Small Town, Big House

John Eason, MPP’02, arrived at Chicago Harris in 1999 with a mission. As a community organizer on the South Side of Chicago, he’d noticed the large number of people – mostly black and Latino – who were being sent to prison on relatively minor charges.


“If they’re sending people to prison because they’re selling drugs,” he says now, “I had to start questioning. This led me to Harris. I wanted to solve the problem. I wanted to get a policy answer.”


Instead, he discovered that answers just led to more questions, which, in turn, led to another master’s degree and then a PhD in sociology, an assistant professorship at Texas A&M, and now his first book, Big House on the Prairie, an ethnography of a prison town in rural Arkansas forthcoming from the University of Chicago Press.


The U.S. prison economy has expanded dramatically since the 1980s. The country has built 1,152 prisons in the past 32 years. Taken together, they cover 600 square miles, an area about half the size of Rhode Island. The cost is considerable – Eason puts a conservative estimate at $23 billion – but so are the job opportunities. “These prisons employ 460,000 people as corrections officers,” Eason says. 

“That’s not counting the wardens.”


When he was organizing, Eason, like most other people in his community, believed that the main beneficiaries of the prison boom were white. As one church lay leader put it after the son of a church member was sent to jail during a crackdown on the area’s drug dealers, “I know we’re standing up for our neighborhood, but we are having our black children arrested here in the city for what? White folks down state to get jobs!”


Eason intended to use his Harris education to help dismantle what he calls the prison-industrial complex. But when he started looking at the data on prison town populations, he discovered something sur­prising: Nearly a third of the people in those towns were black or Latino. In other words, more than 150,000 blacks and Latinos across the United States had good-paying jobs thanks to a prison boom that disproportionately affects minorities.


In order to better understand the political economy of prisons, Eason decided to spend a year living in and studying Forrest City, Ark., a town that had successfully campaigned for a federal prison complex in the 1990s.


The first question he had was why any town would want a prison in its backyard. Within a few weeks of interviewing community leaders and business owners, both black and white, Eason discovered, as he writes, “If presented with the question . . . a Forrest City local might turn it around and ask, ‘Have you seen my backyard?’”


Forrest City had grown up as a cotton town, but that economy was destroyed as large corporations took over the industry. “You look at the stats, and it’s Gary,” Eason says, referring to the Northwest Indiana city famously decimated by the decline of the steel industry. The murder rate in Forrest City was comparable to Chicago’s. The racial segregation index was remarkably high, with most of the black residents crammed into a tiny rural ghetto.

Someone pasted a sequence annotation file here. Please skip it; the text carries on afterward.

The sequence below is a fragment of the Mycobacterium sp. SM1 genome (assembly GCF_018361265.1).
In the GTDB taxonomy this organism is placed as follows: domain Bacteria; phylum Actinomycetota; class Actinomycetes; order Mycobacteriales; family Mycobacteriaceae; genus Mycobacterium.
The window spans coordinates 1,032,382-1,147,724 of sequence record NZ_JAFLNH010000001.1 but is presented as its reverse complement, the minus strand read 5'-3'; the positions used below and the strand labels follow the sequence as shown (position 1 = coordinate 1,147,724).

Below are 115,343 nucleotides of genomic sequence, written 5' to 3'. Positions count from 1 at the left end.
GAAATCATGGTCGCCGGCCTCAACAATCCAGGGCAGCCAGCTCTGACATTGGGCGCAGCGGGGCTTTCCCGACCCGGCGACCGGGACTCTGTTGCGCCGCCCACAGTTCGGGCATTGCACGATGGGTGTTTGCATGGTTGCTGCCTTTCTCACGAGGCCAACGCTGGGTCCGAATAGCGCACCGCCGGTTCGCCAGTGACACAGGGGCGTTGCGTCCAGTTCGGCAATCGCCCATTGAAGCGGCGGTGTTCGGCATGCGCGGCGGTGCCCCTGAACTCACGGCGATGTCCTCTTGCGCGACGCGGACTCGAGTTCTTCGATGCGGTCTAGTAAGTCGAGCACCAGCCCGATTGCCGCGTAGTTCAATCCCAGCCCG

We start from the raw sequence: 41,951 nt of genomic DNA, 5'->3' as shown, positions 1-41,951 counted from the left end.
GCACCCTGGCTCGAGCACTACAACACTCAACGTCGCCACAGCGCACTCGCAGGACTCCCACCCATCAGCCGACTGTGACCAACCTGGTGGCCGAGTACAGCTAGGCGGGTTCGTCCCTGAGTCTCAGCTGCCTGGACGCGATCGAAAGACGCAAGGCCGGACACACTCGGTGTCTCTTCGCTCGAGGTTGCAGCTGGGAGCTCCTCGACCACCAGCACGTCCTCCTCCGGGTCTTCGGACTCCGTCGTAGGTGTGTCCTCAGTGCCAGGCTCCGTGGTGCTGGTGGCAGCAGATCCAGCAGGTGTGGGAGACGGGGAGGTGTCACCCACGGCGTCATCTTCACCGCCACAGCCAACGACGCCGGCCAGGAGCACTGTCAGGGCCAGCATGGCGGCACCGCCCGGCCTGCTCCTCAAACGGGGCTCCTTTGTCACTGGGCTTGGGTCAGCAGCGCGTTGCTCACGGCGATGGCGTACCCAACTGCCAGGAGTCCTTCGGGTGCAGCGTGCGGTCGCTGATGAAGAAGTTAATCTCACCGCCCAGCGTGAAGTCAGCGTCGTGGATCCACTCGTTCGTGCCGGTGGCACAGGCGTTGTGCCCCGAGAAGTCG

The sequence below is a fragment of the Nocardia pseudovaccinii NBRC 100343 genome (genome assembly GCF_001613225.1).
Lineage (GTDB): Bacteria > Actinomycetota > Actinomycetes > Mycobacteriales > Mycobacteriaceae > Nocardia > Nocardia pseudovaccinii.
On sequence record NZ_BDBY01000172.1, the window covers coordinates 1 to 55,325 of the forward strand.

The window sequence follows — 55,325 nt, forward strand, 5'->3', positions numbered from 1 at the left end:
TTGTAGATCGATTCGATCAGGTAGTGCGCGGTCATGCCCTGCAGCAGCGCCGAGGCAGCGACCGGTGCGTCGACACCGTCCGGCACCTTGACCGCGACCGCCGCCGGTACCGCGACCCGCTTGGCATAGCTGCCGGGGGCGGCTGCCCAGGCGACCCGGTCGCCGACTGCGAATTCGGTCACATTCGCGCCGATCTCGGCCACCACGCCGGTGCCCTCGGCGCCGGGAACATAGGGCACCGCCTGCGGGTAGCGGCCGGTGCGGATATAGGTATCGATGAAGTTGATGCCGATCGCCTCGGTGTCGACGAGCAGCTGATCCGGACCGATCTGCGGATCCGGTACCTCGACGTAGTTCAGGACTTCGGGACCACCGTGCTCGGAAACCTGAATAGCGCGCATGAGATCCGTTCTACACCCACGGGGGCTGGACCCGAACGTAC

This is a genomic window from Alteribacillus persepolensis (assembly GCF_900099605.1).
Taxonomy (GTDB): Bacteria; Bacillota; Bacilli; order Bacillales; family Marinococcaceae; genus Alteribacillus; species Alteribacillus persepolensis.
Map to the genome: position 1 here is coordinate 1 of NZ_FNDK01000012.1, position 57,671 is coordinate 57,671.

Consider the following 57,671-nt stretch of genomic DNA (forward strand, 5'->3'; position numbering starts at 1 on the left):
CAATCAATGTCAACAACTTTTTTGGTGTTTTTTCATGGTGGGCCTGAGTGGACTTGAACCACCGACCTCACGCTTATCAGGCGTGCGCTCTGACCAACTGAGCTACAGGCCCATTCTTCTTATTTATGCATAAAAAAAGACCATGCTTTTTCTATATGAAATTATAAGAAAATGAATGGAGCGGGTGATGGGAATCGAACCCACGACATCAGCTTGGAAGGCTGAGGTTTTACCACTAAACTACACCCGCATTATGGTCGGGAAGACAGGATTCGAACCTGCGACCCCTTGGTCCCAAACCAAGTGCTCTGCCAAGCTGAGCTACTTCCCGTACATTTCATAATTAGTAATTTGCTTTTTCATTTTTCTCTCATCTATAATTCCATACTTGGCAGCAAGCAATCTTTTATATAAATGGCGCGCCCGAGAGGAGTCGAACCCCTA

Furthermore, in the ’80s, Forrest City had endured two major humiliations in the national media. The first involved a brutal strike at the local Sanyo plant. The second was an act of vigilante justice against an accused rapist: While he awaited trial, two armed men broke into his house and castrated him. The county sheriff, 20/20 reported, displayed the man’s testicles in a jar on his desk.


After talking to local leaders, Eason began to understand why so many of them supported the decision to open a prison. “When your options are limited, something as hideous as a prison sounds great,” he explains. “Compared to a paper mill or a toxic waste facility, a prison looks good. A federal prison has good, high-paying jobs. People have to relocate, so there’s some outside influence. For an average town, a prison does wonders. It increases employment, it increases the median home value, it increases the median income.”


Even though the town was named for Nathan Bedford Forrest, the first Grand Wizard of the Ku Klux Klan, support for the prison transcended the racial divide. “Blacks said the same thing as whites,” Eason says. “If white people just wanted to beat on blacks, there would be no black or Latino guards. Black people wouldn’t have supported it. It was a bad situation. They wanted to save the town.”


Race matters, Eason concludes. “It determines a lot here, but how race matters is the key question. I’m not an advocate for prison building, but if we want to stop building them, we have to find other ways of supporting the towns.”


Eason’s work has direct relevance for anyone interested in rural economies, says Illinois State Representative Christian Mitchell, who first met Eason when he was serving as resident head in Mitchell’s college dorm, and who credits Eason with inspiring him to choose a career in public service. “Downstate towns depend on prisons,” Mitchell says. “The laws are tough to ensure a steady stream of prisoners. As we talk about ramping down the prison population, we have to sustain rural economic development.”   


– Aimee Levitt